• Disadvantage: Substantially more overhead per query. A no-op query may be 50% to 100% slower. (note that this overhead may be negligible depending on the runtime of the query itself)
  • Disadvantage: Some kinds of query syntax are not compatible with parameters (eg. where id in (...), dynamic expressions), so you may still need to use string interpolation and assume the associated risks

Simple protocol

local res, err = postgres:query("select name from users where id = " .. postgres:escape_literal(12) .." and status = " .. postgres:escape_literal("ready"))
  • Advantage: Higher performance. Low overhead per query means more queries can be sent per second, even when manually escaping and interpolating parameters
  • Advantage: Multiple queries can be sent in a single request (separated by ;)
  • Disadvantage: Any parameters to the query must be manually escaped and interpolated into the query string. This can be error prone and introduce SQL injection attacks if not done correctly

Note: The extended protocol also supports binary encoding of parameter values & results, but since Lua treats binary as strings, it's generally going to be faster to just consume the string values from Postgres rather than using the binary protocol which will require binary to string conversion within Lua.

SSL connections

pgmoon can establish an SSL connection to a Postgres server. It can also refuse to connect to it if the server does not support SSL. Just as pgmoon depends on LuaSocket for usage outside of OpenResty, it depends on luaossl/LuaSec for SSL connections in such contexts.

local pgmoon = require("pgmoon")
local pg = pgmoon.new({
  host = "127.0.0.1",
  ssl = true, -- enable SSL
  ssl_verify = true, -- verify server certificate
  ssl_required = true, -- abort if the server does not support SSL connections
  ssl_version = "tlsv1_2", -- e.g., defaults to highest available, no less than TLS v1.1
  cafile = "...", -- certificate authority (LuaSec only)
  cert = "...", -- client certificate
  key = "...", -- client key
})

assert(pg:connect())

Note: In Postgres 12 and above, the minium SSL version accepted by client connections is 1.2. When using LuaSocket + LuaSec to connect to an SSL server, if you don't specify an ssl_version then tlsv1_2 is used.

In OpenResty, make sure to configure the lua_ssl_trusted_certificate directive if you wish to verify the server certificate.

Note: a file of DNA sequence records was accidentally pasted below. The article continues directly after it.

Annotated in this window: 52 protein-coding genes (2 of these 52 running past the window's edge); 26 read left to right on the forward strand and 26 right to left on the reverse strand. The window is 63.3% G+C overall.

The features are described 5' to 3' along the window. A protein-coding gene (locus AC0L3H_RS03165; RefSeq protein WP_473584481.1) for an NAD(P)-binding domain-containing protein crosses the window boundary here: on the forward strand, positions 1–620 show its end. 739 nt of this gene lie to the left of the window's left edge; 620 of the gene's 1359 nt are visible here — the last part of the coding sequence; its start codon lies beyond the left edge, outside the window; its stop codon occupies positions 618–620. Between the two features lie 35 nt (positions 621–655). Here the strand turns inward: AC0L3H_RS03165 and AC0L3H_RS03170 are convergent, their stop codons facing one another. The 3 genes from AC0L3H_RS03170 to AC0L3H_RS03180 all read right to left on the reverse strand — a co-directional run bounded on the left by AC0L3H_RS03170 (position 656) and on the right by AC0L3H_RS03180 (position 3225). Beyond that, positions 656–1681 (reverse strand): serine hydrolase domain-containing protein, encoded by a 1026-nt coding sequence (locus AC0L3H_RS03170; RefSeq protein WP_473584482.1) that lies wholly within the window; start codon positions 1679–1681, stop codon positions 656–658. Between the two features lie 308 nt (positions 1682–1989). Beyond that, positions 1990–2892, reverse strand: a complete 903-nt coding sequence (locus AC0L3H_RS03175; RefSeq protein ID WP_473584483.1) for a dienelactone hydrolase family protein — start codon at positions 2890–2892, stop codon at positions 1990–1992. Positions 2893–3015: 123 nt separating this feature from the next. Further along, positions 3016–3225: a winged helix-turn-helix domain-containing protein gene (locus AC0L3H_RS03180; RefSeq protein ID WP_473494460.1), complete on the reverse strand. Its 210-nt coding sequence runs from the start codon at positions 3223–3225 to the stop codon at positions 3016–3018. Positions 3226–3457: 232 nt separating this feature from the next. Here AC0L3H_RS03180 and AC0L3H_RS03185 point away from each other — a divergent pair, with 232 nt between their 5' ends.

Authentication types

Postgres has a handful of authentication types. pgmoon currently supports trust, peer and password authentication with scram-sha-256-auth or md5.

Type conversion

Postgres has a very rich set of types built in. pgmoon will do its best to convert any Postgres types into the appropriate Lua type.

All integer, floating point, and numeric types are converted into Lua's number type. The boolean type is converted into a Lua boolean. The JSON type is decoded into a Lua table using Lua CJSON. Lua tables can be encoded to JSON as described below.

Any array types are automatically converted to Lua array tables. If you need to encode an array in Lua to Postgres' array syntax you can use the pgmoon.arrays module. See below.

Any other types are returned as Lua strings.

Handling arrays

Arrays are automatically deserialized into a Lua object when they are returned from a query. Numeric, string, and boolean types are automatically loaded accordingly. Nested arrays are also supported.

Use encode_array to encode a Lua table to array syntax for a query:

local pgmoon = require("pgmoon")
local pg = pgmoon.new(auth)
pg:connect()

local encode_array = require("pgmoon.arrays").encode_array
local my_array = {1,2,3,4,5}
pg:query("insert into some_table (some_arr_col) values(" .. encode_array(my_array) .. ")")

Arrays that are returned from queries have their metatable configured for the PostgresArray type (defined in require("pgmoon.arrays")).

Extended protocol